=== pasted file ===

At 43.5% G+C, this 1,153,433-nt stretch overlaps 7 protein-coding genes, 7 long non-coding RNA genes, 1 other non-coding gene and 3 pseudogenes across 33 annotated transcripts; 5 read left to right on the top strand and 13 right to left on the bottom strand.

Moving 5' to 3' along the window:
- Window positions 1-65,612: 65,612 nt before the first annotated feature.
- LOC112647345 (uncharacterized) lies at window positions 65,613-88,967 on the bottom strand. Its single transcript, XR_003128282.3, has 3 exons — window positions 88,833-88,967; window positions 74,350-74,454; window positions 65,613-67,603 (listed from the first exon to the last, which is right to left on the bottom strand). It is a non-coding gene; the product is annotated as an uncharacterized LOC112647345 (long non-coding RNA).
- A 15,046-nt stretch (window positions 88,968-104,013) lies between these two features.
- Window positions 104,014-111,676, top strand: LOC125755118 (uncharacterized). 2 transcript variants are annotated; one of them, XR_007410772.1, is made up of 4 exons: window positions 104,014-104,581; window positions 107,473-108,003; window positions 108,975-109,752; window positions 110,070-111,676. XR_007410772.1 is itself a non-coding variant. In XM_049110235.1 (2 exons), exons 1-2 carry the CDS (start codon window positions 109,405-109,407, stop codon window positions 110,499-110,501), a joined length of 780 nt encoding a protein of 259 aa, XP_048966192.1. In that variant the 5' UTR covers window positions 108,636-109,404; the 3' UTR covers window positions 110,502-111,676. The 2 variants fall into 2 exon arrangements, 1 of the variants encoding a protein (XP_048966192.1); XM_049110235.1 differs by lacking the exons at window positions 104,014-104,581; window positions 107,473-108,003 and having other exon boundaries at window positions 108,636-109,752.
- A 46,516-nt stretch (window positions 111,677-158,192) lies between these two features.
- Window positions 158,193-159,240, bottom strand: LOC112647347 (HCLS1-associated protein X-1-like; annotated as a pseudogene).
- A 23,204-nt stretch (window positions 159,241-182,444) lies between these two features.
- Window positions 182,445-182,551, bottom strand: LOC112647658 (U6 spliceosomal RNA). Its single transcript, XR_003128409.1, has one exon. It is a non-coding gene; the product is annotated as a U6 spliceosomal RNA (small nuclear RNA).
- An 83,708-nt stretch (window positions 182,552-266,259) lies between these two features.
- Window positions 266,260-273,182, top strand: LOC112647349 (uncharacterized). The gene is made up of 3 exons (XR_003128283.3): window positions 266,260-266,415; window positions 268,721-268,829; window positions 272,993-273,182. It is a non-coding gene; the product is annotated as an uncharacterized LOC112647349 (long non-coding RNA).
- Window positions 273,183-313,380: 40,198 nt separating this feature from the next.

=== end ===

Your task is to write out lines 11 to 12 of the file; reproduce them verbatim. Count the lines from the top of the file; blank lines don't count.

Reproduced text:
- An 83,708-nt stretch (window positions 182,552-266,259) lies between these two features.
- Window positions 266,260-273,182, top strand: LOC112647349 (uncharacterized). The gene is made up of 3 exons (XR_003128283.3): window positions 266,260-266,415; window positions 268,721-268,829; window positions 272,993-273,182. It is a non-coding gene; the product is annotated as an uncharacterized LOC112647349 (long non-coding RNA).